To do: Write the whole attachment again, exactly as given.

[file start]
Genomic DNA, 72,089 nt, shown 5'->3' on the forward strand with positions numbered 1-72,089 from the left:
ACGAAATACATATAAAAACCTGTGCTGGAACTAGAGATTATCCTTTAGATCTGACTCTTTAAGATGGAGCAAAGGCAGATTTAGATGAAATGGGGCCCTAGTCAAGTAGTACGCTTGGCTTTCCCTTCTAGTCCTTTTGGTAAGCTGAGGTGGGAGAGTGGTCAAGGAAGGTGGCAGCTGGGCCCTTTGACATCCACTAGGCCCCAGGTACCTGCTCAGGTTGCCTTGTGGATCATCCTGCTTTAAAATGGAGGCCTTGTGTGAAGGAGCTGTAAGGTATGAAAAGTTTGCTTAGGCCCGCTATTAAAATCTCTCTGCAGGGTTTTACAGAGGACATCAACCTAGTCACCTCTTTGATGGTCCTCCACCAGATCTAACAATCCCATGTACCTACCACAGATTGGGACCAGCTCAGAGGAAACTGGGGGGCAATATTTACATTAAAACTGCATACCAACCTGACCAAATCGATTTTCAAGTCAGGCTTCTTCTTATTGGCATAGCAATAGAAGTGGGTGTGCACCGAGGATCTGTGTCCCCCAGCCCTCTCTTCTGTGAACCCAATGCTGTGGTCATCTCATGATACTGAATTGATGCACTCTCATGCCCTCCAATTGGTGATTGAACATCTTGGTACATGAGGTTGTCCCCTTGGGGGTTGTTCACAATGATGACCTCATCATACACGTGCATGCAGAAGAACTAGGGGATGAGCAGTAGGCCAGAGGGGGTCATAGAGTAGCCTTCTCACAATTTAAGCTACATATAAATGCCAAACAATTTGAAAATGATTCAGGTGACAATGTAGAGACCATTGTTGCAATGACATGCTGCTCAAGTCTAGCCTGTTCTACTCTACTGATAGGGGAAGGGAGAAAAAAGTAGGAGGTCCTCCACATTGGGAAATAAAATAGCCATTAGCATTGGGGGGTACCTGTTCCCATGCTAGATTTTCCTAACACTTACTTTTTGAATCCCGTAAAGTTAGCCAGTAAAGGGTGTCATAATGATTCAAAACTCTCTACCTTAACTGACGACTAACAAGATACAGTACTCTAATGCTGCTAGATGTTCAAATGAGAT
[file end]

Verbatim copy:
Genomic DNA, 72,089 nt, shown 5'->3' on the forward strand with positions numbered 1-72,089 from the left:
ACGAAATACATATAAAAACCTGTGCTGGAACTAGAGATTATCCTTTAGATCTGACTCTTTAAGATGGAGCAAAGGCAGATTTAGATGAAATGGGGCCCTAGTCAAGTAGTACGCTTGGCTTTCCCTTCTAGTCCTTTTGGTAAGCTGAGGTGGGAGAGTGGTCAAGGAAGGTGGCAGCTGGGCCCTTTGACATCCACTAGGCCCCAGGTACCTGCTCAGGTTGCCTTGTGGATCATCCTGCTTTAAAATGGAGGCCTTGTGTGAAGGAGCTGTAAGGTATGAAAAGTTTGCTTAGGCCCGCTATTAAAATCTCTCTGCAGGGTTTTACAGAGGACATCAACCTAGTCACCTCTTTGATGGTCCTCCACCAGATCTAACAATCCCATGTACCTACCACAGATTGGGACCAGCTCAGAGGAAACTGGGGGGCAATATTTACATTAAAACTGCATACCAACCTGACCAAATCGATTTTCAAGTCAGGCTTCTTCTTATTGGCATAGCAATAGAAGTGGGTGTGCACCGAGGATCTGTGTCCCCCAGCCCTCTCTTCTGTGAACCCAATGCTGTGGTCATCTCATGATACTGAATTGATGCACTCTCATGCCCTCCAATTGGTGATTGAACATCTTGGTACATGAGGTTGTCCCCTTGGGGGTTGTTCACAATGATGACCTCATCATACACGTGCATGCAGAAGAACTAGGGGATGAGCAGTAGGCCAGAGGGGGTCATAGAGTAGCCTTCTCACAATTTAAGCTACATATAAATGCCAAACAATTTGAAAATGATTCAGGTGACAATGTAGAGACCATTGTTGCAATGACATGCTGCTCAAGTCTAGCCTGTTCTACTCTACTGATAGGGGAAGGGAGAAAAAAGTAGGAGGTCCTCCACATTGGGAAATAAAATAGCCATTAGCATTGGGGGGTACCTGTTCCCATGCTAGATTTTCCTAACACTTACTTTTTGAATCCCGTAAAGTTAGCCAGTAAAGGGTGTCATAATGATTCAAAACTCTCTACCTTAACTGACGACTAACAAGATACAGTACTCTAATGCTGCTAGATGTTCAAATGAGAT